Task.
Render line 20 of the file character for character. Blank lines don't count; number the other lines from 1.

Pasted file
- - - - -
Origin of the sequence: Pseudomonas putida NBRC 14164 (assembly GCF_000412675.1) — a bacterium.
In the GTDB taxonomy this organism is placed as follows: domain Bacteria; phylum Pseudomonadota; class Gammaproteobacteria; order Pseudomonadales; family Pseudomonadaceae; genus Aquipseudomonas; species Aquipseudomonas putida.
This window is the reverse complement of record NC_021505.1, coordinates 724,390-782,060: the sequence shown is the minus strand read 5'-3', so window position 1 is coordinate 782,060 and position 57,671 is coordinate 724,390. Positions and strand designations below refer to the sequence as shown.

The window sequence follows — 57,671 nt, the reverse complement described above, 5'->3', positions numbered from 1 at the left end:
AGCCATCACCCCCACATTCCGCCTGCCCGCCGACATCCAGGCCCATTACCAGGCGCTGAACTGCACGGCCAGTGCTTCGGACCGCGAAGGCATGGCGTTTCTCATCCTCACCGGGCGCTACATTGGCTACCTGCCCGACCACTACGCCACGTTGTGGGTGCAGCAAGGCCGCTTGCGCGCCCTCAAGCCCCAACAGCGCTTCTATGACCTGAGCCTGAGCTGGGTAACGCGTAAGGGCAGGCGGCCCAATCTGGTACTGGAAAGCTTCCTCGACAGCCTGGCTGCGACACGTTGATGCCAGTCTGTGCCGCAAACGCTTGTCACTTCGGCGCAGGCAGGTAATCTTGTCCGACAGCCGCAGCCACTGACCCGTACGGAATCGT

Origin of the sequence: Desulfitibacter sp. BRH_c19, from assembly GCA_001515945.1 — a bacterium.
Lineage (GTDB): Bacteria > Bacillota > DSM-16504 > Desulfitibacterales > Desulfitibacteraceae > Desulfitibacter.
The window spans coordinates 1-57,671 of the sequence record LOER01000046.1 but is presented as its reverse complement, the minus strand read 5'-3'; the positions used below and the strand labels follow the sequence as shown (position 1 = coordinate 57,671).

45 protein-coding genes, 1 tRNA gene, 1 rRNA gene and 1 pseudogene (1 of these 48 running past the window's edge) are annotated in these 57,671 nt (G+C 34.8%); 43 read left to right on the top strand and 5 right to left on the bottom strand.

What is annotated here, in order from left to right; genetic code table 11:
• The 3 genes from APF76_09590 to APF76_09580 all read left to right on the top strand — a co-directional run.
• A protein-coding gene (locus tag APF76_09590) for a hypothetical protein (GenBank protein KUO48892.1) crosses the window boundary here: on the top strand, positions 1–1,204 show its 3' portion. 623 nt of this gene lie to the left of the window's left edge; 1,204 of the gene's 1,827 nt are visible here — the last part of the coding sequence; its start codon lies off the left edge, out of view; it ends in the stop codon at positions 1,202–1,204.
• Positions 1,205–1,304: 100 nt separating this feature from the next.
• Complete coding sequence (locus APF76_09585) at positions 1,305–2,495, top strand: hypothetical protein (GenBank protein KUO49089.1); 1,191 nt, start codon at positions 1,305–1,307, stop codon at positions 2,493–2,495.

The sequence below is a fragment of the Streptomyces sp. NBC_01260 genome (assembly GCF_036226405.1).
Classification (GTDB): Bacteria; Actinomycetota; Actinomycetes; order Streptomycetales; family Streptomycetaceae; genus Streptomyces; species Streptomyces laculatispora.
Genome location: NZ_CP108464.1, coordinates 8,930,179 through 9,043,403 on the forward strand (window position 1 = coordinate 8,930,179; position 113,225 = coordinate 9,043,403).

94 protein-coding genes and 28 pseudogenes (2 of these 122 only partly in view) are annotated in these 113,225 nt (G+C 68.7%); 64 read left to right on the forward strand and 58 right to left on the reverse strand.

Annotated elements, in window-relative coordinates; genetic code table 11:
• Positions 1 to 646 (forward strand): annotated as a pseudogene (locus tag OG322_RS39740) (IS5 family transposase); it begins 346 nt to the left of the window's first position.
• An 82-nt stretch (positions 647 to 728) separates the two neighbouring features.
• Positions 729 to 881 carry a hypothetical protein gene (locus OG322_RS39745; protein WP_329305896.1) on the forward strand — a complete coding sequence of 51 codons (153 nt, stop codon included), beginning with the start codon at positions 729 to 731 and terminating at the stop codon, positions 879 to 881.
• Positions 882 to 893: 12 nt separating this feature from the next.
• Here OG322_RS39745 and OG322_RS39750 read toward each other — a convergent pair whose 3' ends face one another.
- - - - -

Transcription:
• Positions 1 to 646 (forward strand): annotated as a pseudogene (locus tag OG322_RS39740) (IS5 family transposase); it begins 346 nt to the left of the window's first position.